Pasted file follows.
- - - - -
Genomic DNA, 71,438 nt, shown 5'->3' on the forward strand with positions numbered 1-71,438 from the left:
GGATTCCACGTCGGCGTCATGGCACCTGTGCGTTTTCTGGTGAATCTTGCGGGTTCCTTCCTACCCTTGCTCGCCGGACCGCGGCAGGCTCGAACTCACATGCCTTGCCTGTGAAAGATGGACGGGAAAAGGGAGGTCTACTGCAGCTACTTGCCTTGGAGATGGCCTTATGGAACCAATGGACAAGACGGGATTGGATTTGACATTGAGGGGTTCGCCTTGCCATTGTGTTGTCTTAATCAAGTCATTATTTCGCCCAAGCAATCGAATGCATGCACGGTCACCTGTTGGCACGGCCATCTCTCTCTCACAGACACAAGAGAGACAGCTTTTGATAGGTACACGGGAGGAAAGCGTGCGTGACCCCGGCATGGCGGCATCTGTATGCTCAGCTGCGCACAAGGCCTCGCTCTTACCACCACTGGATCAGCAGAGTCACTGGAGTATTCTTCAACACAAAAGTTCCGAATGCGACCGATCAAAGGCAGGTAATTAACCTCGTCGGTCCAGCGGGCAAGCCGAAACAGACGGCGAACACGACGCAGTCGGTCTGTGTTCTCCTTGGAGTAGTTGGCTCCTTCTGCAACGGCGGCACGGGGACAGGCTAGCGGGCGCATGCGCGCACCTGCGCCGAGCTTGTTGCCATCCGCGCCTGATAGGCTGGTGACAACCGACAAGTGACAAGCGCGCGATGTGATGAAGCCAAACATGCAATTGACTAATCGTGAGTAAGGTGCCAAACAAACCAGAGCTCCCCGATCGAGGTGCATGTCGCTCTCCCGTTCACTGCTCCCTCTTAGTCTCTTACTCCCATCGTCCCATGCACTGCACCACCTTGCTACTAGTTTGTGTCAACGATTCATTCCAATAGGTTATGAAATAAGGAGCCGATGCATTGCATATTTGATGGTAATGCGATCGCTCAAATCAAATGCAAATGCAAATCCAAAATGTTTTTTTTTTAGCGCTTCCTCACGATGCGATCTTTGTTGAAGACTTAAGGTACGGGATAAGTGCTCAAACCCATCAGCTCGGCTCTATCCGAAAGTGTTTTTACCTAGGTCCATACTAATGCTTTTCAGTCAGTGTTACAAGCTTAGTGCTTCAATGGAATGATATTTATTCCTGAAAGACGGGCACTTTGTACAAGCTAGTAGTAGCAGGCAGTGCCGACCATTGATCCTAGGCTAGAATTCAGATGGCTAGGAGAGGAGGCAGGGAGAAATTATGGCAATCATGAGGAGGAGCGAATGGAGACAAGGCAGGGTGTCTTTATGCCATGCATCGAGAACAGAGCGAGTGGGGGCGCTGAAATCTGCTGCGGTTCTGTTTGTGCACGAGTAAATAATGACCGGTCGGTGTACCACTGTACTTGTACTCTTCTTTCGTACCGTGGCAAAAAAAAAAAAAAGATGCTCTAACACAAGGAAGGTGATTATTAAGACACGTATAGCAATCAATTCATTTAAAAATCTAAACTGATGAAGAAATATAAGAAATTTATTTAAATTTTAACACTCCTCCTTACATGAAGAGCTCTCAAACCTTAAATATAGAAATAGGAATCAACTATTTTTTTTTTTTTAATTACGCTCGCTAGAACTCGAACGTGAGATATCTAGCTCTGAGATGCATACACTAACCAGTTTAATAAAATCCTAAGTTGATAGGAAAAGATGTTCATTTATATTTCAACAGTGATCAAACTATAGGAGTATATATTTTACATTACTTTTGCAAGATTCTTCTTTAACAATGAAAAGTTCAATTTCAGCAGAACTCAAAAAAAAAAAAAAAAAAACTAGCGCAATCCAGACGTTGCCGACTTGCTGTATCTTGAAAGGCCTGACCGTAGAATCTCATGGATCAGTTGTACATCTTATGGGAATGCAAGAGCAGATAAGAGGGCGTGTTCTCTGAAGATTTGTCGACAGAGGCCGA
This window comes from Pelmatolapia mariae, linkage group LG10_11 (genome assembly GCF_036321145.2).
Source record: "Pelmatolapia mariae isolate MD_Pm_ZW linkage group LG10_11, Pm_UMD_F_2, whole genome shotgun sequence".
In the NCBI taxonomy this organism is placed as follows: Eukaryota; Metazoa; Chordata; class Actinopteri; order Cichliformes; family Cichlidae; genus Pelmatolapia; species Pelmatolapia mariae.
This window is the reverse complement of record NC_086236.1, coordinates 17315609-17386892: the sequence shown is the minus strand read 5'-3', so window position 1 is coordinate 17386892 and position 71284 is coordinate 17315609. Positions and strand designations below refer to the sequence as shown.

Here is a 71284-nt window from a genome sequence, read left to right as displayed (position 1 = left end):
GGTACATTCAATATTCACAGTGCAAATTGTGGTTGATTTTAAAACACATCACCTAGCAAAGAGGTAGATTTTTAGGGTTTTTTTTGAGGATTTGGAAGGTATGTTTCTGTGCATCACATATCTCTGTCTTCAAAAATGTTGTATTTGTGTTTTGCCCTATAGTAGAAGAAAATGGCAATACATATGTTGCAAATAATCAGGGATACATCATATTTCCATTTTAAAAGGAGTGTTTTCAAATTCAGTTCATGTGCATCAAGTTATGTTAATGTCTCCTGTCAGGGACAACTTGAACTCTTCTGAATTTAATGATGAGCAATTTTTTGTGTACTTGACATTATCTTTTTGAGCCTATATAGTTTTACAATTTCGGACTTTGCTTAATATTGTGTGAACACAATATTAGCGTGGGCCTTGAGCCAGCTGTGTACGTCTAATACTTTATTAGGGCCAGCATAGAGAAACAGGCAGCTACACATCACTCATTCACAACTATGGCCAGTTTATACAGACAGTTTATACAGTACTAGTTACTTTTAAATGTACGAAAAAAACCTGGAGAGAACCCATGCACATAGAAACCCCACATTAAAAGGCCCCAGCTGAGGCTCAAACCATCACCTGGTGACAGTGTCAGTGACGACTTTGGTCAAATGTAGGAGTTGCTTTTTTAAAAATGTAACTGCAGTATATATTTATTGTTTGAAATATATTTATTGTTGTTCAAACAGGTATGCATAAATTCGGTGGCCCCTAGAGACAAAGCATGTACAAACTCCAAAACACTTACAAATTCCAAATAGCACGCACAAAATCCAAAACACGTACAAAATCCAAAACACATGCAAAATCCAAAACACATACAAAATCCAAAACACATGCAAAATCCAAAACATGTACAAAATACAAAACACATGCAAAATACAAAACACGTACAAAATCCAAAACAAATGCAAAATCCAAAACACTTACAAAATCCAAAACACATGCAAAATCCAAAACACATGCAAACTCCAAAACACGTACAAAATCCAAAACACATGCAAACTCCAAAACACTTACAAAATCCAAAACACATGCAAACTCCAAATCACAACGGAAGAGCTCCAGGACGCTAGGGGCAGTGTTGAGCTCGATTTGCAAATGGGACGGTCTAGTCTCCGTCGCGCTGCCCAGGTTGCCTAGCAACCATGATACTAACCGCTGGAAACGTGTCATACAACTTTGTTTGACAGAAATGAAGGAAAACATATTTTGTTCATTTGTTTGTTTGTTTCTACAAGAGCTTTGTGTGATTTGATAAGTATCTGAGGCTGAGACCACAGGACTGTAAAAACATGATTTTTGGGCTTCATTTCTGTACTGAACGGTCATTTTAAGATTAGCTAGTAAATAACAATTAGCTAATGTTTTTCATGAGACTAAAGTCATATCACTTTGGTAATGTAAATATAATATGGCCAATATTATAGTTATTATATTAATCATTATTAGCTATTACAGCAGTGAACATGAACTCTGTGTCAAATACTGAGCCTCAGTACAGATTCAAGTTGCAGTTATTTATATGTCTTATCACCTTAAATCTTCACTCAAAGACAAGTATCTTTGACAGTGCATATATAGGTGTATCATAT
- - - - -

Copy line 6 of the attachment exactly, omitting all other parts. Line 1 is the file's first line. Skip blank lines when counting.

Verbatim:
This window is the reverse complement of record NC_086236.1, coordinates 17315609-17386892: the sequence shown is the minus strand read 5'-3', so window position 1 is coordinate 17386892 and position 71284 is coordinate 17315609. Positions and strand designations below refer to the sequence as shown.